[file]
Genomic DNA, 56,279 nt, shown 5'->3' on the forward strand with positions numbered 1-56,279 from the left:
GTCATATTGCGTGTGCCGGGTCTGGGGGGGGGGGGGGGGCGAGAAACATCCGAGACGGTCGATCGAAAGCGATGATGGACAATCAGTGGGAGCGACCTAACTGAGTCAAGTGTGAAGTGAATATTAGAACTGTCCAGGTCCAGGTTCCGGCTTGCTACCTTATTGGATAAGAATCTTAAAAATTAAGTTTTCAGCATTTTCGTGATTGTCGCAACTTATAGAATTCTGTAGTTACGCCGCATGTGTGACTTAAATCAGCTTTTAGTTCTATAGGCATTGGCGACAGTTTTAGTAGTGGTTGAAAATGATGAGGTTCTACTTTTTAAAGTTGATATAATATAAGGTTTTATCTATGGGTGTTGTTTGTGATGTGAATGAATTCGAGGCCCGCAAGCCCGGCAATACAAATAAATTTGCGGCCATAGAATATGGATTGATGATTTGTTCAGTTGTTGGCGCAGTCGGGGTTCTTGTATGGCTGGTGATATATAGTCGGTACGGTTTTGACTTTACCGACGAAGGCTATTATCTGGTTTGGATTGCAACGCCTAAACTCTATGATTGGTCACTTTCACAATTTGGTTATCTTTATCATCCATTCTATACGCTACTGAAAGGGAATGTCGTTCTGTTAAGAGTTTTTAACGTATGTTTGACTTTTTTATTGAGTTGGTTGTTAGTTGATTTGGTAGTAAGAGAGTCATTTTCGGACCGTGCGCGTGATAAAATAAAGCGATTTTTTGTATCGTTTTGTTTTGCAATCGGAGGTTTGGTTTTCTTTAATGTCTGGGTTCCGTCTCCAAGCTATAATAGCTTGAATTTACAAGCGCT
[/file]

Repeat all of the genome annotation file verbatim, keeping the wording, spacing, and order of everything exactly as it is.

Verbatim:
Genomic DNA, 56,279 nt, shown 5'->3' on the forward strand with positions numbered 1-56,279 from the left:
GTCATATTGCGTGTGCCGGGTCTGGGGGGGGGGGGGGGGCGAGAAACATCCGAGACGGTCGATCGAAAGCGATGATGGACAATCAGTGGGAGCGACCTAACTGAGTCAAGTGTGAAGTGAATATTAGAACTGTCCAGGTCCAGGTTCCGGCTTGCTACCTTATTGGATAAGAATCTTAAAAATTAAGTTTTCAGCATTTTCGTGATTGTCGCAACTTATAGAATTCTGTAGTTACGCCGCATGTGTGACTTAAATCAGCTTTTAGTTCTATAGGCATTGGCGACAGTTTTAGTAGTGGTTGAAAATGATGAGGTTCTACTTTTTAAAGTTGATATAATATAAGGTTTTATCTATGGGTGTTGTTTGTGATGTGAATGAATTCGAGGCCCGCAAGCCCGGCAATACAAATAAATTTGCGGCCATAGAATATGGATTGATGATTTGTTCAGTTGTTGGCGCAGTCGGGGTTCTTGTATGGCTGGTGATATATAGTCGGTACGGTTTTGACTTTACCGACGAAGGCTATTATCTGGTTTGGATTGCAACGCCTAAACTCTATGATTGGTCACTTTCACAATTTGGTTATCTTTATCATCCATTCTATACGCTACTGAAAGGGAATGTCGTTCTGTTAAGAGTTTTTAACGTATGTTTGACTTTTTTATTGAGTTGGTTGTTAGTTGATTTGGTAGTAAGAGAGTCATTTTCGGACCGTGCGCGTGATAAAATAAAGCGATTTTTTGTATCGTTTTGTTTTGCAATCGGAGGTTTGGTTTTCTTTAATGTCTGGGTTCCGTCTCCAAGCTATAATAGCTTGAATTTACAAGCGCT